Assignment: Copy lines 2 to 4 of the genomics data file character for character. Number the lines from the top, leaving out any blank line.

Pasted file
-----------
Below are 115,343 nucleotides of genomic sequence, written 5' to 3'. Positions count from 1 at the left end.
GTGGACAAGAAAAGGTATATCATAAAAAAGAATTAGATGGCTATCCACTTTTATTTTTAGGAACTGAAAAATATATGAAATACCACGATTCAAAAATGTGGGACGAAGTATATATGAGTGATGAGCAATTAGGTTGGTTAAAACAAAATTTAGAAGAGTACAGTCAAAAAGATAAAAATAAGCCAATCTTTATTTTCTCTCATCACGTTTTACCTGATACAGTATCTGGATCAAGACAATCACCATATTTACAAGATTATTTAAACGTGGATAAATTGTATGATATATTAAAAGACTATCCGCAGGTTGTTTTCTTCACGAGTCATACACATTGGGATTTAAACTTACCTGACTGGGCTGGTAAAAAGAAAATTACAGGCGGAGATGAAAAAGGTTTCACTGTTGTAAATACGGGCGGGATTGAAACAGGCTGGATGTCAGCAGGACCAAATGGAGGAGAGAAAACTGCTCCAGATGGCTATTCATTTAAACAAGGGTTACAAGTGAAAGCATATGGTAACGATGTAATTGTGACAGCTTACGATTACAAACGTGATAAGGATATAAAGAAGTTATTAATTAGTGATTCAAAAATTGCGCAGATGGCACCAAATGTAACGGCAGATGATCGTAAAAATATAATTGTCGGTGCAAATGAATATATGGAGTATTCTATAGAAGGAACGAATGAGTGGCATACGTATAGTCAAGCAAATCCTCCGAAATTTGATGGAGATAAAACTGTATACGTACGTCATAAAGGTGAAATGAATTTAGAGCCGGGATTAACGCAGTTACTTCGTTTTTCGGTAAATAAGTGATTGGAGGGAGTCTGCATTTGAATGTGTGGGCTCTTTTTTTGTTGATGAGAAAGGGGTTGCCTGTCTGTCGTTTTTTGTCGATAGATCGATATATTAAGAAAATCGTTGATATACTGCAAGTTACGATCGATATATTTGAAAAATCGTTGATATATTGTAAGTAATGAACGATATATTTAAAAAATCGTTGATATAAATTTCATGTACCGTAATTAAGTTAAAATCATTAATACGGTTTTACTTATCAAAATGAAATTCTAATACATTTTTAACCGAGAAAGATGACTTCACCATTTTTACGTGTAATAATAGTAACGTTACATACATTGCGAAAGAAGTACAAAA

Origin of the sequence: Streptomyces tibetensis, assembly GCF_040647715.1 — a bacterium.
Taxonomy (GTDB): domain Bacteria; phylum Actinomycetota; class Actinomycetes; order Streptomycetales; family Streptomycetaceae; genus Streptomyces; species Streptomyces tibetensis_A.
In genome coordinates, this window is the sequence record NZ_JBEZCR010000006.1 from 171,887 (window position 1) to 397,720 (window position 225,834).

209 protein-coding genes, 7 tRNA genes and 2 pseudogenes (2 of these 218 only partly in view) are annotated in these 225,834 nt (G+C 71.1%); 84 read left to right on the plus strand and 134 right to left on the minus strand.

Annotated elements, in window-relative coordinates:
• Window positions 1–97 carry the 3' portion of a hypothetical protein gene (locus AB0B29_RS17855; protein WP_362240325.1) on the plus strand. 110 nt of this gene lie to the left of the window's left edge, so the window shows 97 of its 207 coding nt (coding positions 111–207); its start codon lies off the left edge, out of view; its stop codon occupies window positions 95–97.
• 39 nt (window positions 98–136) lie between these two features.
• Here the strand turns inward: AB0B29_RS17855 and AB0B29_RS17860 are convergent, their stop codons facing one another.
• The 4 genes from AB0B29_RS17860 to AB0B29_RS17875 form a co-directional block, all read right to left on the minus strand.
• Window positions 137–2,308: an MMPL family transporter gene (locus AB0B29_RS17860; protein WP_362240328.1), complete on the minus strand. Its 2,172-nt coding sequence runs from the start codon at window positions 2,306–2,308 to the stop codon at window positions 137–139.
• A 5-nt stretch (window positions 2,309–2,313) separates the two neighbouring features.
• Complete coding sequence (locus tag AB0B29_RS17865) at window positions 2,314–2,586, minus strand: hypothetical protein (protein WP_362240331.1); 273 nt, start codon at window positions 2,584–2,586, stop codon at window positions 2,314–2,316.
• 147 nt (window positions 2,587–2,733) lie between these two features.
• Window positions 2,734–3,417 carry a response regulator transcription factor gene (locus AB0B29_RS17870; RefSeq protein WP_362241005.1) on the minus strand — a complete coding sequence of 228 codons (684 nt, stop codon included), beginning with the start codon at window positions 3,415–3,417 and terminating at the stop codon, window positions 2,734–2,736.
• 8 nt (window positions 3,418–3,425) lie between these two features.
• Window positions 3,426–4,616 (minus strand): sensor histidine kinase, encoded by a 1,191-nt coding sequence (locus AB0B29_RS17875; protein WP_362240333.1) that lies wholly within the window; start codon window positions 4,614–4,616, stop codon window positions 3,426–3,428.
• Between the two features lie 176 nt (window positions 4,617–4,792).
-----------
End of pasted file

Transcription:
GTGGACAAGAAAAGGTATATCATAAAAAAGAATTAGATGGCTATCCACTTTTATTTTTAGGAACTGAAAAATATATGAAATACCACGATTCAAAAATGTGGGACGAAGTATATATGAGTGATGAGCAATTAGGTTGGTTAAAACAAAATTTAGAAGAGTACAGTCAAAAAGATAAAAATAAGCCAATCTTTATTTTCTCTCATCACGTTTTACCTGATACAGTATCTGGATCAAGACAATCACCATATTTACAAGATTATTTAAACGTGGATAAATTGTATGATATATTAAAAGACTATCCGCAGGTTGTTTTCTTCACGAGTCATACACATTGGGATTTAAACTTACCTGACTGGGCTGGTAAAAAGAAAATTACAGGCGGAGATGAAAAAGGTTTCACTGTTGTAAATACGGGCGGGATTGAAACAGGCTGGATGTCAGCAGGACCAAATGGAGGAGAGAAAACTGCTCCAGATGGCTATTCATTTAAACAAGGGTTACAAGTGAAAGCATATGGTAACGATGTAATTGTGACAGCTTACGATTACAAACGTGATAAGGATATAAAGAAGTTATTAATTAGTGATTCAAAAATTGCGCAGATGGCACCAAATGTAACGGCAGATGATCGTAAAAATATAATTGTCGGTGCAAATGAATATATGGAGTATTCTATAGAAGGAACGAATGAGTGGCATACGTATAGTCAAGCAAATCCTCCGAAATTTGATGGAGATAAAACTGTATACGTACGTCATAAAGGTGAAATGAATTTAGAGCCGGGATTAACGCAGTTACTTCGTTTTTCGGTAAATAAGTGATTGGAGGGAGTCTGCATTTGAATGTGTGGGCTCTTTTTTTGTTGATGAGAAAGGGGTTGCCTGTCTGTCGTTTTTTGTCGATAGATCGATATATTAAGAAAATCGTTGATATACTGCAAGTTACGATCGATATATTTGAAAAATCGTTGATATATTGTAAGTAATGAACGATATATTTAAAAAATCGTTGATATAAATTTCATGTACCGTAATTAAGTTAAAATCATTAATACGGTTTTACTTATCAAAATGAAATTCTAATACATTTTTAACCGAGAAAGATGACTTCACCATTTTTACGTGTAATAATAGTAACGTTACATACATTGCGAAAGAAGTACAAAA

Origin of the sequence: Streptomyces tibetensis, assembly GCF_040647715.1 — a bacterium.
Taxonomy (GTDB): domain Bacteria; phylum Actinomycetota; class Actinomycetes; order Streptomycetales; family Streptomycetaceae; genus Streptomyces; species Streptomyces tibetensis_A.